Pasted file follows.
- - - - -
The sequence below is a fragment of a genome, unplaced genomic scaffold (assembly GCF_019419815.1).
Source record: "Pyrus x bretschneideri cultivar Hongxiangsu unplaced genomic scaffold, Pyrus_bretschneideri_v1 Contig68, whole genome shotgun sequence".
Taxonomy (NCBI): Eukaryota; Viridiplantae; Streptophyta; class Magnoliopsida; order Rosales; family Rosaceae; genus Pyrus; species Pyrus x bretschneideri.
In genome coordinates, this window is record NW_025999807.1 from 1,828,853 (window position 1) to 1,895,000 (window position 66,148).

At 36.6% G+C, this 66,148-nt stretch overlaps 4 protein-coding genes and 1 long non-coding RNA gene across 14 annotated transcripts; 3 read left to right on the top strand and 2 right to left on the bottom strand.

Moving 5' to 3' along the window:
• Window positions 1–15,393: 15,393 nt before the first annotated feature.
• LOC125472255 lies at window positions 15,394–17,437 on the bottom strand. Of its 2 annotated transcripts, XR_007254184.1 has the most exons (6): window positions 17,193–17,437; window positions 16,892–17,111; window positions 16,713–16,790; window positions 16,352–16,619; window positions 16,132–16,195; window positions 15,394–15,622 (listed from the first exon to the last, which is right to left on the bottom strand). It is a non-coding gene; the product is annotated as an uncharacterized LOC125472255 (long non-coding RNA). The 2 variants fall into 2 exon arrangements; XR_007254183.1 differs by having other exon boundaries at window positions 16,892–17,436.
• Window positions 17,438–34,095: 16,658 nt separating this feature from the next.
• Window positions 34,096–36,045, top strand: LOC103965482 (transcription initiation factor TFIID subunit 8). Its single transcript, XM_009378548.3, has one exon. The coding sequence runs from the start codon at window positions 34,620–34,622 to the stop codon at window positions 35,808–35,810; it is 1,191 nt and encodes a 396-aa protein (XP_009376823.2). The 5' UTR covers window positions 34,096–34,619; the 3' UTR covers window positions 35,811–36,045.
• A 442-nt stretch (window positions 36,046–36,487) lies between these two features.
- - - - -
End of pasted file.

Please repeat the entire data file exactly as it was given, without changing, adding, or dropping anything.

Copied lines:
The sequence below is a fragment of a genome, unplaced genomic scaffold (assembly GCF_019419815.1).
Source record: "Pyrus x bretschneideri cultivar Hongxiangsu unplaced genomic scaffold, Pyrus_bretschneideri_v1 Contig68, whole genome shotgun sequence".
Taxonomy (NCBI): Eukaryota; Viridiplantae; Streptophyta; class Magnoliopsida; order Rosales; family Rosaceae; genus Pyrus; species Pyrus x bretschneideri.
In genome coordinates, this window is record NW_025999807.1 from 1,828,853 (window position 1) to 1,895,000 (window position 66,148).

At 36.6% G+C, this 66,148-nt stretch overlaps 4 protein-coding genes and 1 long non-coding RNA gene across 14 annotated transcripts; 3 read left to right on the top strand and 2 right to left on the bottom strand.

Moving 5' to 3' along the window:
• Window positions 1–15,393: 15,393 nt before the first annotated feature.
• LOC125472255 lies at window positions 15,394–17,437 on the bottom strand. Of its 2 annotated transcripts, XR_007254184.1 has the most exons (6): window positions 17,193–17,437; window positions 16,892–17,111; window positions 16,713–16,790; window positions 16,352–16,619; window positions 16,132–16,195; window positions 15,394–15,622 (listed from the first exon to the last, which is right to left on the bottom strand). It is a non-coding gene; the product is annotated as an uncharacterized LOC125472255 (long non-coding RNA). The 2 variants fall into 2 exon arrangements; XR_007254183.1 differs by having other exon boundaries at window positions 16,892–17,436.
• Window positions 17,438–34,095: 16,658 nt separating this feature from the next.
• Window positions 34,096–36,045, top strand: LOC103965482 (transcription initiation factor TFIID subunit 8). Its single transcript, XM_009378548.3, has one exon. The coding sequence runs from the start codon at window positions 34,620–34,622 to the stop codon at window positions 35,808–35,810; it is 1,191 nt and encodes a 396-aa protein (XP_009376823.2). The 5' UTR covers window positions 34,096–34,619; the 3' UTR covers window positions 35,811–36,045.
• A 442-nt stretch (window positions 36,046–36,487) lies between these two features.